Walking!

In this day and age, especially within the last 12 months, the need for physically getting around has reduced dramatically for most people. People would regularly walk to their car, walk to the shops, walk to get a coffee and lunch at the office etc.. Now this has been restricted which has limited us from getting the many benefits walking offers that go beyond just the physical benefits. Now that most of our daily lives are spent working from the comfort of our own home we have gone back to moving a lot less than previously.

What are the benefits of walking?

Physically:

  • Evolutionary, we are designed to walk, we are better at it than any other species on earth
  • Increased cardiovascular fitness (taking good care of our heart) 
  • Improves glucose (sugar) and insulin sensitivity (big advantage for someone is is type 2 diabetic)  
  • It’s low impact on our bones, yet it helps develop and maintain bone health 
  • Walking promotes the pumping of healthy blood flow to our joints around the body. This can aid in our recovery between workouts
  • It can be done anywhere and anytime; it’s always available to us.

Mentally:

  • It improves our self perception and self esteem
  • It can become a form of meditation when focusing on each foot striking the ground, listening to the rustling of the leaves and noticing the breeze against your body  
  • It boosts cognitive function, memory, creativity, attention and processing speed 

Fun fact: Physically active people have up to a 30% reduced risk of depression. 

 

What are some ways to incorporate more walking?

  1. Start your morning off with a walk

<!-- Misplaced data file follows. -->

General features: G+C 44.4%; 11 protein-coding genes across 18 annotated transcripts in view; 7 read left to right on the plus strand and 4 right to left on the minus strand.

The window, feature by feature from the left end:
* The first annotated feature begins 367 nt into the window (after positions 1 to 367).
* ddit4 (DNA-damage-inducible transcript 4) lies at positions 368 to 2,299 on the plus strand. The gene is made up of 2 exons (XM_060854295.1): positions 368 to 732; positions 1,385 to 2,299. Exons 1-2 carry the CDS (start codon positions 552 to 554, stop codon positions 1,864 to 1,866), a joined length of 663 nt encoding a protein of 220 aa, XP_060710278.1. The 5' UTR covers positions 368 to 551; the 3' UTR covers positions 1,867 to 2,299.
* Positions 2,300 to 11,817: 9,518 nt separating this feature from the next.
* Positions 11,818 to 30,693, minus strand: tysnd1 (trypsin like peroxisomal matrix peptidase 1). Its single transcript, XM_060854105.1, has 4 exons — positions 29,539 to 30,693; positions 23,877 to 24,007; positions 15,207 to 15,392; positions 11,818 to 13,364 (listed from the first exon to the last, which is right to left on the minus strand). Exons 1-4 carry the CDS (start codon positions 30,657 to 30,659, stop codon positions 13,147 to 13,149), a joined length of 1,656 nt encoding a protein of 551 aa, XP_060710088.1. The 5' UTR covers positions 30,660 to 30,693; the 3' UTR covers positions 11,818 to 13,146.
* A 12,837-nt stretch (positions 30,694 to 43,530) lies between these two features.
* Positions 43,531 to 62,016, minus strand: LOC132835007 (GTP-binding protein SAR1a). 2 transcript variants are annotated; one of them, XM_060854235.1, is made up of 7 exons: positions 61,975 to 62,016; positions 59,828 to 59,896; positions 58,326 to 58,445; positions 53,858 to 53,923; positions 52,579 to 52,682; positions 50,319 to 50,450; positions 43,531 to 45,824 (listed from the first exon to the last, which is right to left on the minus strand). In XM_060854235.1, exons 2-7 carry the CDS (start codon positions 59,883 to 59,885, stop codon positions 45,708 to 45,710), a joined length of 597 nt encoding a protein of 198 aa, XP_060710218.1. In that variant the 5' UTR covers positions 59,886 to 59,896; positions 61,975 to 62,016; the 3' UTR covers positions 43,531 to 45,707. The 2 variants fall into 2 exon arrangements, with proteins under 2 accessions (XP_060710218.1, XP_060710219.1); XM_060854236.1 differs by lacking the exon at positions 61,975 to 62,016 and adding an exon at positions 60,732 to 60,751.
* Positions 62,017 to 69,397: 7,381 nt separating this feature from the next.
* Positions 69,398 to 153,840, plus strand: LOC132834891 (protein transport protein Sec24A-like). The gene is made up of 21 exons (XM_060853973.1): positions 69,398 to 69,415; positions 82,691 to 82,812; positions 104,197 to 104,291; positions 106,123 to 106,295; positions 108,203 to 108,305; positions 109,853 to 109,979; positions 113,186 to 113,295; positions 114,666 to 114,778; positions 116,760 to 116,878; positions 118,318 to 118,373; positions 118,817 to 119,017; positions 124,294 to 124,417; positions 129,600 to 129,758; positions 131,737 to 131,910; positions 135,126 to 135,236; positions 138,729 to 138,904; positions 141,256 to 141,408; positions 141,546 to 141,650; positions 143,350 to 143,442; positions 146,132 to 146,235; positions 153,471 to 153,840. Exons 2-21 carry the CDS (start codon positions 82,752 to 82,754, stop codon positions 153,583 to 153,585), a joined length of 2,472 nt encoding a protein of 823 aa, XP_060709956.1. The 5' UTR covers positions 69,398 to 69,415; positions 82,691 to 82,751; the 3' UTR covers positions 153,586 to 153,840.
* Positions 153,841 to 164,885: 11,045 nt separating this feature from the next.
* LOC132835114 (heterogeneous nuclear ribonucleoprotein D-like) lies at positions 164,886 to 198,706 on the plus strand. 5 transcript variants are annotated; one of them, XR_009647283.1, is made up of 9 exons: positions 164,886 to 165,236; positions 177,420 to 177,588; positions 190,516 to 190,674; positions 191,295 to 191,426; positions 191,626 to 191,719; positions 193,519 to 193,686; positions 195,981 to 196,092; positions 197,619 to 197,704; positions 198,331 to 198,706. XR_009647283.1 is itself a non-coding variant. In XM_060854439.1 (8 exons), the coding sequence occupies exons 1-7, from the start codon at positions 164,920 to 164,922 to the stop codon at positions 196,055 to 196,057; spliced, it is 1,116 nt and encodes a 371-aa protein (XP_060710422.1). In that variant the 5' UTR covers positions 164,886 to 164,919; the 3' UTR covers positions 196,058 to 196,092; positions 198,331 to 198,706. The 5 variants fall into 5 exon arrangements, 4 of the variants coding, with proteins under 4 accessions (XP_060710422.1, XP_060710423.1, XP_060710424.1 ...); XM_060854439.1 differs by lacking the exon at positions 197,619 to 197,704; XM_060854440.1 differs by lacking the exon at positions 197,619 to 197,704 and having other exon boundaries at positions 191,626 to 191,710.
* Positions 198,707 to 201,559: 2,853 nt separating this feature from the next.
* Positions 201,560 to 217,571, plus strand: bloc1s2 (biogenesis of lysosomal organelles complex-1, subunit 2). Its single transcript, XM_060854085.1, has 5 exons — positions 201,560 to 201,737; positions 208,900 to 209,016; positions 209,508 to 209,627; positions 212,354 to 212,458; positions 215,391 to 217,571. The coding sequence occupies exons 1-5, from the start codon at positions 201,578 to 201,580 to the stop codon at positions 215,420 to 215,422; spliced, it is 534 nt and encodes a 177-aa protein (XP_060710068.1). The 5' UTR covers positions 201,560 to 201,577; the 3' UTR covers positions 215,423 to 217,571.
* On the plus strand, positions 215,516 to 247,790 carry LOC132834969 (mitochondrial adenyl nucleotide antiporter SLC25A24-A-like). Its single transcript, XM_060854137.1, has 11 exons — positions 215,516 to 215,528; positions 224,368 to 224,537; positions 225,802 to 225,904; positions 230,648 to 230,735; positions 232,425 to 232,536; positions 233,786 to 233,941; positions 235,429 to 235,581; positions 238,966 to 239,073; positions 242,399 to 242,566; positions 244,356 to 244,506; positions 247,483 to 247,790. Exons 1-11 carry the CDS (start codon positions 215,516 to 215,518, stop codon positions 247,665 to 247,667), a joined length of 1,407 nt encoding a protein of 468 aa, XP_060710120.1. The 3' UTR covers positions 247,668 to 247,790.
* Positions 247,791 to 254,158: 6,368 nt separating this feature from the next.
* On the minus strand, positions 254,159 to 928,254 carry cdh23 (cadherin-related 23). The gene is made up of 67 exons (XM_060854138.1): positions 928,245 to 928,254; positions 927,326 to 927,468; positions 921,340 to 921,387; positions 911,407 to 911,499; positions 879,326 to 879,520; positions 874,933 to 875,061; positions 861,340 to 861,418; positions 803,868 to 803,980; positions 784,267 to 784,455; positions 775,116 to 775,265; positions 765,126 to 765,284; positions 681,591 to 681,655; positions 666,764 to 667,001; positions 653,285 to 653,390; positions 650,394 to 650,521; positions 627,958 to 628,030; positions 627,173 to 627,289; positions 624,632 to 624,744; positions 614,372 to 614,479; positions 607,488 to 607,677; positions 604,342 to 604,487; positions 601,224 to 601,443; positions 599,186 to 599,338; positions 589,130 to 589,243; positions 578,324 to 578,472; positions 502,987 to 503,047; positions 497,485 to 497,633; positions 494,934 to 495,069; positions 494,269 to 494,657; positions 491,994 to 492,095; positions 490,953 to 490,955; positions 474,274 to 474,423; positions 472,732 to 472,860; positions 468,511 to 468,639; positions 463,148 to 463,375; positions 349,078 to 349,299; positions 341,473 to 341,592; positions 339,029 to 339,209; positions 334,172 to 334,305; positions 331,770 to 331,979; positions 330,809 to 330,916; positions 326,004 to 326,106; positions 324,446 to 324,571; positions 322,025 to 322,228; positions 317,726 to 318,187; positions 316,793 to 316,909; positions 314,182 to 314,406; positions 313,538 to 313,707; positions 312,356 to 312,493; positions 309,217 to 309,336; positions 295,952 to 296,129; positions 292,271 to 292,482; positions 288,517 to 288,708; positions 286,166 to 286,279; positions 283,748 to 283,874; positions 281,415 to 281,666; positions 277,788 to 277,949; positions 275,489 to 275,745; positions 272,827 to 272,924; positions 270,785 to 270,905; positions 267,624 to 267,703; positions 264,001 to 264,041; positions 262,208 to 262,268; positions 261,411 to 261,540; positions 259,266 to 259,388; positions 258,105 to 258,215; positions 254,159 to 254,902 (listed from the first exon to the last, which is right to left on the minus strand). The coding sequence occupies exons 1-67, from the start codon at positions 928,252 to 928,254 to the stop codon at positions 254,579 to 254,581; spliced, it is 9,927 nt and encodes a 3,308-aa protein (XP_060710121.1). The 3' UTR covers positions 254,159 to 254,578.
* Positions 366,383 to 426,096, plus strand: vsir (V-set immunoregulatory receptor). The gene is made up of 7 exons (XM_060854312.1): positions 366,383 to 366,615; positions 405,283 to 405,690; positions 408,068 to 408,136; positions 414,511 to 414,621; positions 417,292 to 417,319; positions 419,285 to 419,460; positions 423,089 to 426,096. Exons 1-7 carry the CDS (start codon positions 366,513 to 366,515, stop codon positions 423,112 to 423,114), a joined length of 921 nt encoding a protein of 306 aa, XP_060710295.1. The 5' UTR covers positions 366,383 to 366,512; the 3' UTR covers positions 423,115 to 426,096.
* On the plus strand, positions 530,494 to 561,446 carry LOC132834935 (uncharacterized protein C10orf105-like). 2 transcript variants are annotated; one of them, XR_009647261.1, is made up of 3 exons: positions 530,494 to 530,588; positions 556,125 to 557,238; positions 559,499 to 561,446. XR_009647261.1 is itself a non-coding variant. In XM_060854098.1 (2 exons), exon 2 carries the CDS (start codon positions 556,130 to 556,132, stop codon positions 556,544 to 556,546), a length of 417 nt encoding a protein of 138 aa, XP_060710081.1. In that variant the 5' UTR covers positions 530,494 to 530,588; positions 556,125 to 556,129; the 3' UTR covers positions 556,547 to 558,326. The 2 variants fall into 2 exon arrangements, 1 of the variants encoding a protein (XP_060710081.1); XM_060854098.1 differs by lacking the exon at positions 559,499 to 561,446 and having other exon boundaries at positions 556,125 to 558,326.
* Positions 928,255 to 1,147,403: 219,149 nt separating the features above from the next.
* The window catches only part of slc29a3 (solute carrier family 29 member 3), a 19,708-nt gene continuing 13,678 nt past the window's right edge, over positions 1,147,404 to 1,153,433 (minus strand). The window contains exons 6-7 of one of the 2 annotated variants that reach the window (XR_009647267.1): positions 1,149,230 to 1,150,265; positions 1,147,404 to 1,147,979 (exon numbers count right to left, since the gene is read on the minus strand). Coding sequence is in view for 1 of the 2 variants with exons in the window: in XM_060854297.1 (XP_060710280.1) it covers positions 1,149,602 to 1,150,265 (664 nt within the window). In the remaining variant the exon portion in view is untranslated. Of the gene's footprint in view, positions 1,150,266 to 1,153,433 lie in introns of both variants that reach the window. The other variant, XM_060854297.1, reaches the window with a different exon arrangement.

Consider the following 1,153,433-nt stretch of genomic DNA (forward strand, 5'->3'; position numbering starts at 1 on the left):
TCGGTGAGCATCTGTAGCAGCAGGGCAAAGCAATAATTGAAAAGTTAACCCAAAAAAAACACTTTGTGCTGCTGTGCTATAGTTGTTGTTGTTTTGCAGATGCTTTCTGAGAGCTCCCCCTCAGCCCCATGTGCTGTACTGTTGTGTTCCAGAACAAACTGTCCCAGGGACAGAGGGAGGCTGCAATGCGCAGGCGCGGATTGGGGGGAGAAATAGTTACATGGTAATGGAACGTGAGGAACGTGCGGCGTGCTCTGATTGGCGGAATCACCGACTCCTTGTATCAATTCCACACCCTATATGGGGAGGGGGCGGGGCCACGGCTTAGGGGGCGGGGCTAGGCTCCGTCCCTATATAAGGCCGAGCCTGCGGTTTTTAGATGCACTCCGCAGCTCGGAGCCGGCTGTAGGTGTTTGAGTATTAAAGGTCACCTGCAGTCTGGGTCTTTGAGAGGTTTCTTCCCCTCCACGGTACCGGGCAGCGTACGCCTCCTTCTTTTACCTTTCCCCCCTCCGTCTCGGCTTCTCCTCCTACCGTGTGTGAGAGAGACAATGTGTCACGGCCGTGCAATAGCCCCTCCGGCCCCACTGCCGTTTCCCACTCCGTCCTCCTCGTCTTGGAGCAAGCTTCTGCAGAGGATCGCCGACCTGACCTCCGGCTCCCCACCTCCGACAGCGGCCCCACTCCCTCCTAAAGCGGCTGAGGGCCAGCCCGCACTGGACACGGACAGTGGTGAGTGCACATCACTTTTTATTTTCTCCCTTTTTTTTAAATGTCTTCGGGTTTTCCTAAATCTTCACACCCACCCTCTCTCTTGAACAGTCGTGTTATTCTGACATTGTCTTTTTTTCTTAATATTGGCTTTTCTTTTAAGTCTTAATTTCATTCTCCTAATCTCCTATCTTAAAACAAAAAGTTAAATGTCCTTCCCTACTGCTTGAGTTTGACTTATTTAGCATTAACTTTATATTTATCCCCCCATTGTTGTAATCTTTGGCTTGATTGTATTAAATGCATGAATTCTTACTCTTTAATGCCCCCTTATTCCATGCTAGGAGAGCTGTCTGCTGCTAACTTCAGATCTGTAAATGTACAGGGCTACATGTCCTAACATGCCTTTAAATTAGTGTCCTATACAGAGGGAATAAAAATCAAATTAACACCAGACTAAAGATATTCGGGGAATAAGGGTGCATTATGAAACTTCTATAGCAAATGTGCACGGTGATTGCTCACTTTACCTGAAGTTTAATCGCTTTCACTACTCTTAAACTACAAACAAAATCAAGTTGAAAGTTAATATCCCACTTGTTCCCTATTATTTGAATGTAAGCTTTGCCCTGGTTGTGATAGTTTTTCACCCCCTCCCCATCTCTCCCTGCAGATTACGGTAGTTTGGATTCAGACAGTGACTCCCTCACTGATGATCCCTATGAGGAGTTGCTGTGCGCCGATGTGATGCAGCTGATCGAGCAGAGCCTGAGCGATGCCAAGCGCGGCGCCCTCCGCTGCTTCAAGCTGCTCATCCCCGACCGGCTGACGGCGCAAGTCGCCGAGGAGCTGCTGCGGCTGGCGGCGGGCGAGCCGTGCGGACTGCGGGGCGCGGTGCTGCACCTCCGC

• It’s a great way to get blood flow and movement first thing in the morning after being stationary from sleeping for 6+ hours 
  • You get morning sunlight which greatly influences what is called our ‘circadian rhythm’ – our wake sleep cycle. If you have trouble sleeping, this may help, especially walking in the evening when the sunsets.
  1.   Include short walks after a meal
  • This will also help with digestion and insulin sensitivity 
  1. Listening to music, podcasts or having a chat on the phone? Take it outside and get some steps
  2. Park further away from the station or shops
  3. Include the family when possible, this can be great for bonding while getting some physical activity. 

Want to set a daily goal? 

Try walk 30-60 minutes per day at a brisk pace  

This can be split up into 3 walks per day, such as Morning – 20 minutes, Midday – 20 minutes , Evening – 20 minutes 

 

Personally, I walk between 1-2 hours every day as it’s a form of meditation, I get to listen to my favourite podcasts, I get some vitamin D from the sun, but most importantly I enjoy it and it’s just part of my daily routine. I have for a long time; rain, hail or shine.

 

Happy walking! 

Coach Pat